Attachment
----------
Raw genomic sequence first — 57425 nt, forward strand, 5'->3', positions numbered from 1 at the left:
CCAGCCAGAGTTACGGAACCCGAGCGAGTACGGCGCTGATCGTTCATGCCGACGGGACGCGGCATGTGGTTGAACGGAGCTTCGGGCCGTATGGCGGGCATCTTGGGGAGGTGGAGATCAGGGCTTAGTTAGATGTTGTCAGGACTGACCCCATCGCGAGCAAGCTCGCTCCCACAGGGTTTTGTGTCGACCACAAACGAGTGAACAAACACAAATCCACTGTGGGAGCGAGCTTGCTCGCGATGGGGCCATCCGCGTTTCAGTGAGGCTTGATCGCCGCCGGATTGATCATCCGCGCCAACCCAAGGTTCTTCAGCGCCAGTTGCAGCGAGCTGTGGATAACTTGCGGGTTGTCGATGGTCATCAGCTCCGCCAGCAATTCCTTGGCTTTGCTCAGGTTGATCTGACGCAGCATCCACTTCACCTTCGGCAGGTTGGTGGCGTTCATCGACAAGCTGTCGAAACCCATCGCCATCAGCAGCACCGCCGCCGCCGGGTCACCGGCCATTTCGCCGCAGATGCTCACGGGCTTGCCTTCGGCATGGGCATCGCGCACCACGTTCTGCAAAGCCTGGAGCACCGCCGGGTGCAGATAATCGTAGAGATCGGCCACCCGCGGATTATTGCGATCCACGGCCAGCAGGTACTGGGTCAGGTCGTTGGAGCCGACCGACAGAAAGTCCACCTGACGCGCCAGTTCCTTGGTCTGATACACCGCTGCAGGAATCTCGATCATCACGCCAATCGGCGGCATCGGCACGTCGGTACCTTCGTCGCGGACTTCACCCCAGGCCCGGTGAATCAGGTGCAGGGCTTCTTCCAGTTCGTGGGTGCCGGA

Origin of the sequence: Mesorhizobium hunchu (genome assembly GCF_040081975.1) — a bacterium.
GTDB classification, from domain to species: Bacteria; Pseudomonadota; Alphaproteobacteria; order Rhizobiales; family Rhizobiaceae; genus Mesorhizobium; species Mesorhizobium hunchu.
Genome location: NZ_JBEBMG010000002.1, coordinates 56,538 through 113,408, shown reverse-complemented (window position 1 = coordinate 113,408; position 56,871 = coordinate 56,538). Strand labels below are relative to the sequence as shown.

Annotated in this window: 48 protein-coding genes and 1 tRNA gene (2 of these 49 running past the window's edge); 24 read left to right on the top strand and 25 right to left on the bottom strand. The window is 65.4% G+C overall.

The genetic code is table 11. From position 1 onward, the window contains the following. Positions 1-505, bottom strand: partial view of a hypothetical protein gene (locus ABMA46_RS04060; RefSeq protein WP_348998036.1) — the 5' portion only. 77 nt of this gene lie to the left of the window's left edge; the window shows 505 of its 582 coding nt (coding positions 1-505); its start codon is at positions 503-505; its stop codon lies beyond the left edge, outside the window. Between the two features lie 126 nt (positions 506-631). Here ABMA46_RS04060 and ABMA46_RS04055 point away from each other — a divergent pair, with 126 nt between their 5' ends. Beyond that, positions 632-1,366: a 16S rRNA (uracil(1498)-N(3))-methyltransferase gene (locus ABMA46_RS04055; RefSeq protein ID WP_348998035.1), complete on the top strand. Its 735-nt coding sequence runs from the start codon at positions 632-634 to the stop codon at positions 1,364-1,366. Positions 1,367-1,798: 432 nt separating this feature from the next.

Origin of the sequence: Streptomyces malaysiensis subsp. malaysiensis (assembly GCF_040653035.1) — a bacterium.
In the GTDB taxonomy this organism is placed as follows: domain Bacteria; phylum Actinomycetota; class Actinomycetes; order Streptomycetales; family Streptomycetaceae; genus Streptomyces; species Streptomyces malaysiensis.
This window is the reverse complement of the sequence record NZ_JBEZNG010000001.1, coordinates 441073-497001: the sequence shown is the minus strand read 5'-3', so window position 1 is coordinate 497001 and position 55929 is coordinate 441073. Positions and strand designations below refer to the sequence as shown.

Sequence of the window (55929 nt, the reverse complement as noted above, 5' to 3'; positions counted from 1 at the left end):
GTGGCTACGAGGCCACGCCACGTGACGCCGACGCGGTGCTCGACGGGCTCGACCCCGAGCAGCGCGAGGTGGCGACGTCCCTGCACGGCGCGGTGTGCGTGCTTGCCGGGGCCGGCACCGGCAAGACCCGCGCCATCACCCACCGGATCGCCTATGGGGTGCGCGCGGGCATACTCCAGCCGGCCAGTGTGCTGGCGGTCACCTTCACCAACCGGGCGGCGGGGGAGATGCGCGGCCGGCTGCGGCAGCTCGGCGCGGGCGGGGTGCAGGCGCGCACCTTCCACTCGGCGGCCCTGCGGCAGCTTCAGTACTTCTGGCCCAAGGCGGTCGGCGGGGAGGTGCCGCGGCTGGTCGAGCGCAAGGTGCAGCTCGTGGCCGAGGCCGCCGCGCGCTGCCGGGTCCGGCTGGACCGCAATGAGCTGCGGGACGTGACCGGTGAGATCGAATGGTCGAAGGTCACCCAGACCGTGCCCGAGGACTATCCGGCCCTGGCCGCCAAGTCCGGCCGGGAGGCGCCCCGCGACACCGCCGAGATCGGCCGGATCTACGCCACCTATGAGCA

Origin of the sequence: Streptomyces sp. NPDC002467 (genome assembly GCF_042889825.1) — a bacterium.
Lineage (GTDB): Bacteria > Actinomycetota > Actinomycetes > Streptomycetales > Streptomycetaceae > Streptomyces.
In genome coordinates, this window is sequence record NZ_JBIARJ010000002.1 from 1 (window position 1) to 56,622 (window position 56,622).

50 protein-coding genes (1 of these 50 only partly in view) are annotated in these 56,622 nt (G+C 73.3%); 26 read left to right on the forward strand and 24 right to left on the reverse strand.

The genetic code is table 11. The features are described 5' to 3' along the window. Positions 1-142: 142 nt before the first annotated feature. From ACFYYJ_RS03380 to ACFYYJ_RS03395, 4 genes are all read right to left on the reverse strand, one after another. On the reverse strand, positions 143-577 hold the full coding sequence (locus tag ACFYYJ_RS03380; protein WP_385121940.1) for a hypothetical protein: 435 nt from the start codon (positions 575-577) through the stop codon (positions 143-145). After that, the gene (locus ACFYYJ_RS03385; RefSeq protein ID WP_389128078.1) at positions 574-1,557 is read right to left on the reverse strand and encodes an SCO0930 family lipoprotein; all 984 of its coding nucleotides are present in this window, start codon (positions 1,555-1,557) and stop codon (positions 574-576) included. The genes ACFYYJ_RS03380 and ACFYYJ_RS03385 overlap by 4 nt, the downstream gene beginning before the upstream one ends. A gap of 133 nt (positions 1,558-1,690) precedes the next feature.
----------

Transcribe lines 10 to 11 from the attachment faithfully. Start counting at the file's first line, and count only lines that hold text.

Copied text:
This window is the reverse complement of the sequence record NZ_JBEZNG010000001.1, coordinates 441073-497001: the sequence shown is the minus strand read 5'-3', so window position 1 is coordinate 497001 and position 55929 is coordinate 441073. Positions and strand designations below refer to the sequence as shown.

Sequence of the window (55929 nt, the reverse complement as noted above, 5' to 3'; positions counted from 1 at the left end):